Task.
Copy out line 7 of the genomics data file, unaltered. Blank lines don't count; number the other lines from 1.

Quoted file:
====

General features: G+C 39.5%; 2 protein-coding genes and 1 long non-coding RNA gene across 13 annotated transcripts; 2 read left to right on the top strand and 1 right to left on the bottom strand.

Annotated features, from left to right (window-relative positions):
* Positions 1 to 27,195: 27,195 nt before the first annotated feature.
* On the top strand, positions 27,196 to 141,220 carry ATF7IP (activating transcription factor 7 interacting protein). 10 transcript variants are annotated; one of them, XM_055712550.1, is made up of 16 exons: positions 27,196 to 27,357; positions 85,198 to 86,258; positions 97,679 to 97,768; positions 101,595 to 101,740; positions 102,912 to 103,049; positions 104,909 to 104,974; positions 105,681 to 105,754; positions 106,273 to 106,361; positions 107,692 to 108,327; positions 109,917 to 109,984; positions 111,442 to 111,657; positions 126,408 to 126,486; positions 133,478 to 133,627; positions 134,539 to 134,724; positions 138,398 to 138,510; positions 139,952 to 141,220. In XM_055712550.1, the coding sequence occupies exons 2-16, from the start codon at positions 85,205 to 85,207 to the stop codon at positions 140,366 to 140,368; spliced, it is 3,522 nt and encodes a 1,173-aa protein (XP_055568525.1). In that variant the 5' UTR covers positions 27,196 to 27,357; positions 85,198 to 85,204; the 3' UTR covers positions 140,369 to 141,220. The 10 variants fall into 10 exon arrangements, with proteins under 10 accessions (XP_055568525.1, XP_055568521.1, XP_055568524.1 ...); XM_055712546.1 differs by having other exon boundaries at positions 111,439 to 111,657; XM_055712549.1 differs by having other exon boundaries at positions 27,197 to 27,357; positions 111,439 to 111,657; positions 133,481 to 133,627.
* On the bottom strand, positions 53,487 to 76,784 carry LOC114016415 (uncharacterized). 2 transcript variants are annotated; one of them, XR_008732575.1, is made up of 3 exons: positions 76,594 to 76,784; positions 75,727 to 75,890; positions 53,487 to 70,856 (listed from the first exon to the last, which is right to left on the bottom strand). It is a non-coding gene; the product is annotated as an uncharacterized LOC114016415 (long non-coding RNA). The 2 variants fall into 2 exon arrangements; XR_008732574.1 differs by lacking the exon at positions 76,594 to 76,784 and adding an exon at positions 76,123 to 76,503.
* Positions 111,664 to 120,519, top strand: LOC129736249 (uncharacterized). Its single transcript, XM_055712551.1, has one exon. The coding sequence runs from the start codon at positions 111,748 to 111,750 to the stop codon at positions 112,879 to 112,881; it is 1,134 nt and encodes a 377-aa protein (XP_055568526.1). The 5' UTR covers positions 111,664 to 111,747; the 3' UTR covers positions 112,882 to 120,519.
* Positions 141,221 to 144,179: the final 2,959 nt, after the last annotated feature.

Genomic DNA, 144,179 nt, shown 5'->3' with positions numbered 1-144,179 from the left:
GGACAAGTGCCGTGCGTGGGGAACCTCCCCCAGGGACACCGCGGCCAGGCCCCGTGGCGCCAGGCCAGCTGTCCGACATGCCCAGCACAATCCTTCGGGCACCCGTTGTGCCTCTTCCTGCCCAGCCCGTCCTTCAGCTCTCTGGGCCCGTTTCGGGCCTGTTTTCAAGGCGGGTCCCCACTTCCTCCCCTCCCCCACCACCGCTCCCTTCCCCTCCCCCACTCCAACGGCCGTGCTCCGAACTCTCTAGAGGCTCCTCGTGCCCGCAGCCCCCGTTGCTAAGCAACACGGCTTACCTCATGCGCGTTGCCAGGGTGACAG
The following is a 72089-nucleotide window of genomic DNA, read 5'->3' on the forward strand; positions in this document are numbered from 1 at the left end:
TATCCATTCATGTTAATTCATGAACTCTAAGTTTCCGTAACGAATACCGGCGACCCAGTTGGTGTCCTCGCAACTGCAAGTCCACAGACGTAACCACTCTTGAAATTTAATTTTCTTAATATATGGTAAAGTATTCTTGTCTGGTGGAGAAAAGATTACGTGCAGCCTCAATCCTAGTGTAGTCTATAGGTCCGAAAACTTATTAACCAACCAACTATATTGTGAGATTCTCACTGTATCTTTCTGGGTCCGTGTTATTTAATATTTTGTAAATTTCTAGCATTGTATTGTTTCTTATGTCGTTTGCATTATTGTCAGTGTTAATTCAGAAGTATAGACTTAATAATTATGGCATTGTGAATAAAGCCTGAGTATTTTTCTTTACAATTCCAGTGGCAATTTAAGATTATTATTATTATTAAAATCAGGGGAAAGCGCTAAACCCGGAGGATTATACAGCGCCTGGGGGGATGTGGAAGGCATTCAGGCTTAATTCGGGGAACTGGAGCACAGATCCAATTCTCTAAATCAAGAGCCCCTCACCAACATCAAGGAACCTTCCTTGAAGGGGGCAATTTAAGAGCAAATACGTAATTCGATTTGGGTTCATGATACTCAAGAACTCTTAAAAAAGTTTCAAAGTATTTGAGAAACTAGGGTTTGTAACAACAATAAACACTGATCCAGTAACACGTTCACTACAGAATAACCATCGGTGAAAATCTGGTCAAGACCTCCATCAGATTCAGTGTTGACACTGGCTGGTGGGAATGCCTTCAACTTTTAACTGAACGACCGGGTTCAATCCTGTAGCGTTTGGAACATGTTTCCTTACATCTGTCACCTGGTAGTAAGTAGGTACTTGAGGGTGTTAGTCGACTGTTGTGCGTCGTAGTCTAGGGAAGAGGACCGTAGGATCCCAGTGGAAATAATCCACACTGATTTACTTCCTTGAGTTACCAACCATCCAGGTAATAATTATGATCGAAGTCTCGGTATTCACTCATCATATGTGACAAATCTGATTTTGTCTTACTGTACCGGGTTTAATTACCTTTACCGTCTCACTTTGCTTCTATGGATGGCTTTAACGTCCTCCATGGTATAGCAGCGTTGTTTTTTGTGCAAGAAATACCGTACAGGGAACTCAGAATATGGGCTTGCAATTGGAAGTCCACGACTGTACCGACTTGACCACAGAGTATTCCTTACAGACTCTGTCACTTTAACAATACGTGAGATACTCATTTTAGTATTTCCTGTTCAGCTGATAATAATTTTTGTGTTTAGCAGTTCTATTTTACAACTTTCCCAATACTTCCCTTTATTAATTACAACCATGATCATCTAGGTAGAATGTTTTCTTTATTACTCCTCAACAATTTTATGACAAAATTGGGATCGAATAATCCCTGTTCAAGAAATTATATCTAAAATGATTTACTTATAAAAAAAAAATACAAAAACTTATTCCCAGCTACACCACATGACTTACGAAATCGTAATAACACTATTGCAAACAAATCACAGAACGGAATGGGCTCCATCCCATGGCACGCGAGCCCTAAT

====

* Positions 141,221 to 144,179: the final 2,959 nt, after the last annotated feature.